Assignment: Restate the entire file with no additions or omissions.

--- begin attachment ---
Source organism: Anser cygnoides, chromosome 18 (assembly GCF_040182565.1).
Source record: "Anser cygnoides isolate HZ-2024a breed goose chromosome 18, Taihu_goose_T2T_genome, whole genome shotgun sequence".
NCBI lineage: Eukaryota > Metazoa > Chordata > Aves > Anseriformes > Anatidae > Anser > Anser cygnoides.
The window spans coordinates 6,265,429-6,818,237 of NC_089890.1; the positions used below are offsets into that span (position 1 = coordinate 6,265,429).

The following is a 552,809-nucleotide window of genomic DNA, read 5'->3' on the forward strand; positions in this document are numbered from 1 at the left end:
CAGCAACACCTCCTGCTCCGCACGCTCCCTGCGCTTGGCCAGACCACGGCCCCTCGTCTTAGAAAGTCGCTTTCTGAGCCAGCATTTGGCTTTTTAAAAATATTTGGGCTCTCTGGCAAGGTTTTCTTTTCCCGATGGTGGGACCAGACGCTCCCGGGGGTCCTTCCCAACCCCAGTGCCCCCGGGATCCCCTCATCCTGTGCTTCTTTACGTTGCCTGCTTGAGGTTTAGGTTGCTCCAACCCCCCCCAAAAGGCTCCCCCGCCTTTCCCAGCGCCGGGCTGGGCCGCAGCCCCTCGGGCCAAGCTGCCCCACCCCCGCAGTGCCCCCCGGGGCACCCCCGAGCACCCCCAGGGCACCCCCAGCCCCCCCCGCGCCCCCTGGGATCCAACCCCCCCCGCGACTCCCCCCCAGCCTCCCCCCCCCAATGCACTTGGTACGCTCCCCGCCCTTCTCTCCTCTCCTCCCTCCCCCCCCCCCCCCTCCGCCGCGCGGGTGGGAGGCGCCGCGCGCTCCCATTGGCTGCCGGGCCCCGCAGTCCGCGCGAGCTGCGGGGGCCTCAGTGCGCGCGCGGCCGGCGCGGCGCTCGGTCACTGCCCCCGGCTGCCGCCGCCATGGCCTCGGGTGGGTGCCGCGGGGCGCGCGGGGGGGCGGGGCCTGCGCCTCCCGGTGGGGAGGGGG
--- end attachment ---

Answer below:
Source organism: Anser cygnoides, chromosome 18 (assembly GCF_040182565.1).
Source record: "Anser cygnoides isolate HZ-2024a breed goose chromosome 18, Taihu_goose_T2T_genome, whole genome shotgun sequence".
NCBI lineage: Eukaryota > Metazoa > Chordata > Aves > Anseriformes > Anatidae > Anser > Anser cygnoides.
The window spans coordinates 6,265,429-6,818,237 of NC_089890.1; the positions used below are offsets into that span (position 1 = coordinate 6,265,429).

The following is a 552,809-nucleotide window of genomic DNA, read 5'->3' on the forward strand; positions in this document are numbered from 1 at the left end:
CAGCAACACCTCCTGCTCCGCACGCTCCCTGCGCTTGGCCAGACCACGGCCCCTCGTCTTAGAAAGTCGCTTTCTGAGCCAGCATTTGGCTTTTTAAAAATATTTGGGCTCTCTGGCAAGGTTTTCTTTTCCCGATGGTGGGACCAGACGCTCCCGGGGGTCCTTCCCAACCCCAGTGCCCCCGGGATCCCCTCATCCTGTGCTTCTTTACGTTGCCTGCTTGAGGTTTAGGTTGCTCCAACCCCCCCCAAAAGGCTCCCCCGCCTTTCCCAGCGCCGGGCTGGGCCGCAGCCCCTCGGGCCAAGCTGCCCCACCCCCGCAGTGCCCCCCGGGGCACCCCCGAGCACCCCCAGGGCACCCCCAGCCCCCCCCGCGCCCCCTGGGATCCAACCCCCCCCGCGACTCCCCCCCAGCCTCCCCCCCCCAATGCACTTGGTACGCTCCCCGCCCTTCTCTCCTCTCCTCCCTCCCCCCCCCCCCCCTCCGCCGCGCGGGTGGGAGGCGCCGCGCGCTCCCATTGGCTGCCGGGCCCCGCAGTCCGCGCGAGCTGCGGGGGCCTCAGTGCGCGCGCGGCCGGCGCGGCGCTCGGTCACTGCCCCCGGCTGCCGCCGCCATGGCCTCGGGTGGGTGCCGCGGGGCGCGCGGGGGGGCGGGGCCTGCGCCTCCCGGTGGGGAGGGGG